Steve McVoy is Tuned Into Vintage Television Sets

August 19th, 2008

In this interview, Steve McVoy talks about collecting vintage television sets, both pre-war and postwar, black and white and color. Based in Colorado, Steve is curator of the Early Television Museum, a member of our Hall of Fame.

Murphy V136. Britain, 1949.

In the 1950s when I was a teenager I used to work for a television repair shop and we’d get sets from the 40s every once in a while and I was fascinated by them. So in 1999 when I sold my business and went looking for something to do that would be challenging and different, I decided to collect television sets. I didn’t know much about television history except for television during the war.

With the first 3 or 4 sets that I bought, I met a number of collectors. It’s a pretty small community, and through the Internet I met all the major collectors in the country. They were all very nice and willing to show me their stuff, but it was all in their basements and attics and garages. At the same time, my collection was getting too big to fit in my house, so I decided to buy a warehouse and start a museum so people could see the televisions.

In 2000 we opened the Early Television Museum in Hilliard, Ohio, with about 3,000 square feet, it’s about 15,000 square feet now. We have various collections that are on loan to us, but about 95% of the televisions are mine and owned by the museum.

Collectors Weekly: Can you give us the brief history of the television from a collector’s perspective?

McVoy: Television started in the 1920s and we have about fifteen sets from 1928 – 1932. These sets were mechanical, they didn’t use the picture tube and television camera like we use today. Instead they had a rotating metal disk that creates the picture. The first television image was produced in 1927 in England. by John Logier Baird, and in 1928 the first television broadcast happened in Britain.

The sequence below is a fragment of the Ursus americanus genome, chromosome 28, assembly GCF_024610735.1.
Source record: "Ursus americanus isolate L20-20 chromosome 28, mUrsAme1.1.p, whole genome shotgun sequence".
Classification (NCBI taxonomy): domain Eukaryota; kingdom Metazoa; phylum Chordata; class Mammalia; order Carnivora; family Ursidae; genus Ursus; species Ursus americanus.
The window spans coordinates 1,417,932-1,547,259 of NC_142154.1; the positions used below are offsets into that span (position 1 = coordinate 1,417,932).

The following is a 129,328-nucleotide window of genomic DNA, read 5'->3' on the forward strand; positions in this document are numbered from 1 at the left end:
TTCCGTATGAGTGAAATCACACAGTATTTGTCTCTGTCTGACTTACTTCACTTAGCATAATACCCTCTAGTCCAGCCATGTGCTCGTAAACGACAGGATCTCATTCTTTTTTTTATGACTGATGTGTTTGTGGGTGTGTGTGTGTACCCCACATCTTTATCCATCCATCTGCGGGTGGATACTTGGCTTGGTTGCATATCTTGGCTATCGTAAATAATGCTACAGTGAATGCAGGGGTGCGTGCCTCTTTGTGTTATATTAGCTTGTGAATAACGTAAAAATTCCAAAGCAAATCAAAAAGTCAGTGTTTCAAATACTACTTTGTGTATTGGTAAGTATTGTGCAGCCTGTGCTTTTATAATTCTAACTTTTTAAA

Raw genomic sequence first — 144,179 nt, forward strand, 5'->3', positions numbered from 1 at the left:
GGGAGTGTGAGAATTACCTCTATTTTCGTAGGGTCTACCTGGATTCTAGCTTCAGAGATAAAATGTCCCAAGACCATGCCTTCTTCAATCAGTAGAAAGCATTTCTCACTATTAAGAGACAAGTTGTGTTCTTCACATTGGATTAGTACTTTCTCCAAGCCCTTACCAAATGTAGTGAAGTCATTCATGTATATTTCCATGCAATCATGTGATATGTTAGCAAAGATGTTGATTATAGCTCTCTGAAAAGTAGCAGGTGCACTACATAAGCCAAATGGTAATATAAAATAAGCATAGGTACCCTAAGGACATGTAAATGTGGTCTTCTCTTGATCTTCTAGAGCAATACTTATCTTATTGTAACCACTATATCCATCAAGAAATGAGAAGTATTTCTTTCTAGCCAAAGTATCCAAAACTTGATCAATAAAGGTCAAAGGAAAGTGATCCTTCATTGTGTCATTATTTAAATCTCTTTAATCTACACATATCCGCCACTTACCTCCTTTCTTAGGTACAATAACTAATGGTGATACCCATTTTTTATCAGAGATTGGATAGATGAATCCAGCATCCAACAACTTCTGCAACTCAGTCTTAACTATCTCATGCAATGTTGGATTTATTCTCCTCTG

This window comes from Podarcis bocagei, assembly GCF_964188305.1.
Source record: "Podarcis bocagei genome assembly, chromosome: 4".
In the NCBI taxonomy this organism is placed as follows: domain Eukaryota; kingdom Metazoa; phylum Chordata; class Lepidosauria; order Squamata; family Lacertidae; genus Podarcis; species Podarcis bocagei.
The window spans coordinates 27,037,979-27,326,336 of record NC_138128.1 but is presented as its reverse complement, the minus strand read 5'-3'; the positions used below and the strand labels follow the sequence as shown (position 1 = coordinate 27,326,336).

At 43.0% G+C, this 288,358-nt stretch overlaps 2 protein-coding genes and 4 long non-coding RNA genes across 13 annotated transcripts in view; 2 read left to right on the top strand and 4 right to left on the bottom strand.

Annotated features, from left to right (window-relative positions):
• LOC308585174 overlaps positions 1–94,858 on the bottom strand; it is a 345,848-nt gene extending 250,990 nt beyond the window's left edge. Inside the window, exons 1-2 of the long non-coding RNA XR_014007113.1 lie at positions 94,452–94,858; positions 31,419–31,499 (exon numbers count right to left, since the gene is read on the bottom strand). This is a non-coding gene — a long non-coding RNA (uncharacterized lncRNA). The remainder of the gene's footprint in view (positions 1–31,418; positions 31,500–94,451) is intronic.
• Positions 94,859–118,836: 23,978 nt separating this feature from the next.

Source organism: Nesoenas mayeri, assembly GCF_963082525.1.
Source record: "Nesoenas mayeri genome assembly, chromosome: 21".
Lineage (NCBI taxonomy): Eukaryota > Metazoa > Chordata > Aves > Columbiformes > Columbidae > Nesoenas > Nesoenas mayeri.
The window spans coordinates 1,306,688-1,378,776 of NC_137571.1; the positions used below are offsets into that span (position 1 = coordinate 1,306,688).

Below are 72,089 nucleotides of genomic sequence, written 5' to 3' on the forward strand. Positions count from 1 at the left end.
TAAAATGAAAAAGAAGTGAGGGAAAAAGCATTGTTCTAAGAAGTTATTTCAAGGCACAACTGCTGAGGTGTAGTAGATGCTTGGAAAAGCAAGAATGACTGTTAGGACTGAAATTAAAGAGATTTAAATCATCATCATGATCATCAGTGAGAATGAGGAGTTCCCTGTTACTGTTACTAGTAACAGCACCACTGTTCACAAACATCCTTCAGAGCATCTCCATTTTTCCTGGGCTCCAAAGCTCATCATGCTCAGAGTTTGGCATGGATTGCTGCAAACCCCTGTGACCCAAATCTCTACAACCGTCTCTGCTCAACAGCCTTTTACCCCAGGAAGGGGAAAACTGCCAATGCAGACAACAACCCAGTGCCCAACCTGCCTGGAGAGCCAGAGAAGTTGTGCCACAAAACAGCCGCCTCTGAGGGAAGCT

We also have about 25 sets from Britain that were made between 1930 and 1939. That’s where the first electronic television broadcasting took place, in 1936, at a station in London three years before televisions were available in the United States. We have an equal amount of TV sets from America before the war, all made in 1939 and 1940. Probably half the sets work, we restored a number of them for demonstration purposes.

Western Television Visionette from 1929.

There are only about 450 surviving pre-war TV sets in the world, they’re very rare. A few turn up each year that we didn’t know about. We also have 75 sets from right after the war, 1946 through 1955, that’s the period when television really grew. In 1947 there were only 100,000 TV sets in the country and by 1953 there were 13 million. There were hundreds of different models back then. We also have about 20 European sets from that same period. Most are from England but we also have some from France and Germany.

There were some minor differences between the British and American technologies. The British system had 405 lines while the American system had 441 before the war and 500 after the war. So the picture on the British televisions wasn’t as sharp. Our aspect ratio was 4:3 (width being 4 and height being 3), and the British ratio was 5:4. Also interesting is that a fair number of British sets had purple or pink filter material over the picture screen so it would be more interesting to watch instead of just a black and white screen.

At the museum we also have a collection of the very earliest color sets. Color TV was produced in 1950, and CBS started broadcasting in color in 1951. There were two different kinds of color sets, those with a rotating mechanical wheel and then the all electronic sets, first introduced in 1954.

Finally, we have a collection of early broadcast equipment. The highlight is a 1948 mobile production truck from RCA. This particular truck was originally owned by a station in Salt Lake City and then bought by an educational station in Ohio. They used it for a few years and then in the 1970s donated it to the Ohio Historical Society and it’s been in their warehouse since. We asked them to loan it to us so we could put it on display in the museum. It’s complete with all of its original cameras and equipment. We also have one of the first television transmitters and some early cameras.

Collectors Weekly: What are the differences between pre- and postwar television sets?